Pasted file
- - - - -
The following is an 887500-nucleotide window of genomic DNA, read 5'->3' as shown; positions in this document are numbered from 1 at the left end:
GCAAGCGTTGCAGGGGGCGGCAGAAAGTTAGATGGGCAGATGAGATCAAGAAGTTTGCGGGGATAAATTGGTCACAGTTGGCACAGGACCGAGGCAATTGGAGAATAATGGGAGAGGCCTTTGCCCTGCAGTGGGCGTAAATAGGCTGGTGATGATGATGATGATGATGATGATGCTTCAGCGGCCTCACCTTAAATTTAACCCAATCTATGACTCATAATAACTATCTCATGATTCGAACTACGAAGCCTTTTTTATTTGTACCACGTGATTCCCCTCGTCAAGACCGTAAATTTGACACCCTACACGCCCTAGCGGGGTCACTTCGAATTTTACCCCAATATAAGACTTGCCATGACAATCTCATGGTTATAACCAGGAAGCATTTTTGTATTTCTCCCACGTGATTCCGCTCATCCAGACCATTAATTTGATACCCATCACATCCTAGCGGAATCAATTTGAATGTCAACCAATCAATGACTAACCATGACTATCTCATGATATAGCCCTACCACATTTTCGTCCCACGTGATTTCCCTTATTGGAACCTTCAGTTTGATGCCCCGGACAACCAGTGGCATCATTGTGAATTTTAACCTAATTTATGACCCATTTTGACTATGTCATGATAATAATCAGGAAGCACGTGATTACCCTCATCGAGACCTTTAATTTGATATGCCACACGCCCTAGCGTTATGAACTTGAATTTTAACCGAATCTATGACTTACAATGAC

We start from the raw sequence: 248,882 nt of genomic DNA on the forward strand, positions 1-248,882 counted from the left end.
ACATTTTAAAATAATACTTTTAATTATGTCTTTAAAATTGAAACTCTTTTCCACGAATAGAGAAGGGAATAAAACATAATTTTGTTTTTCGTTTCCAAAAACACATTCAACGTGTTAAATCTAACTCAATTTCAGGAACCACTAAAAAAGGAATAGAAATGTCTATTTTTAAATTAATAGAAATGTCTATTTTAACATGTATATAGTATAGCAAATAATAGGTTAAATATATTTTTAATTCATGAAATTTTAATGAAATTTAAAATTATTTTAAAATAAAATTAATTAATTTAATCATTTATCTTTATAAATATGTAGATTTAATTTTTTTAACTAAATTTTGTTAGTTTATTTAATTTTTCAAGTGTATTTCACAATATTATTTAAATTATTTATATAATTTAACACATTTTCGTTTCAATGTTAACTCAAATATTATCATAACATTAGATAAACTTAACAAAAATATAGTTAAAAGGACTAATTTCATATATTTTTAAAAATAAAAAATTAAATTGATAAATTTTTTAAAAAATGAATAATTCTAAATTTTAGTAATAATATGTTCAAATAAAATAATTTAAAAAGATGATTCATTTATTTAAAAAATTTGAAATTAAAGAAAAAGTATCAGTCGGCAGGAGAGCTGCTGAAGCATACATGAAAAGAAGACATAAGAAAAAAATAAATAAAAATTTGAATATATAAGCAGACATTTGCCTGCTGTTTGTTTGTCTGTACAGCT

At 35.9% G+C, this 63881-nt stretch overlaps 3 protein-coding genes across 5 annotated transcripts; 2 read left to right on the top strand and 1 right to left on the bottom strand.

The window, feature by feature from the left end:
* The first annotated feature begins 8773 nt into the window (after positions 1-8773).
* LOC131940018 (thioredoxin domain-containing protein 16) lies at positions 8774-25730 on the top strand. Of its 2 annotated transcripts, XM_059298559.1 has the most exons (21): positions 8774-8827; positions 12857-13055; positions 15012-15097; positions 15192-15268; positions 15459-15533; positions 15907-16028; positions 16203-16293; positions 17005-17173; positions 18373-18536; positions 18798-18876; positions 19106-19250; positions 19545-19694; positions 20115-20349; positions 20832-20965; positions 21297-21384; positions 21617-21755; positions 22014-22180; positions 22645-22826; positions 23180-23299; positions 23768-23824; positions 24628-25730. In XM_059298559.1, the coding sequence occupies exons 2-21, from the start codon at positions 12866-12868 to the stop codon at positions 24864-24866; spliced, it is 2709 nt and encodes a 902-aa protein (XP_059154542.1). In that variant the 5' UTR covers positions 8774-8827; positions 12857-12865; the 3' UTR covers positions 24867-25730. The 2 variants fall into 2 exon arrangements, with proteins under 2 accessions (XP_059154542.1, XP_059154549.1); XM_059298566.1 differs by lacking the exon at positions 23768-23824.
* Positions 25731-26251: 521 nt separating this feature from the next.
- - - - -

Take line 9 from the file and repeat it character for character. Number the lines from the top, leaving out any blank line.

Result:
* Positions 25731-26251: 521 nt separating this feature from the next.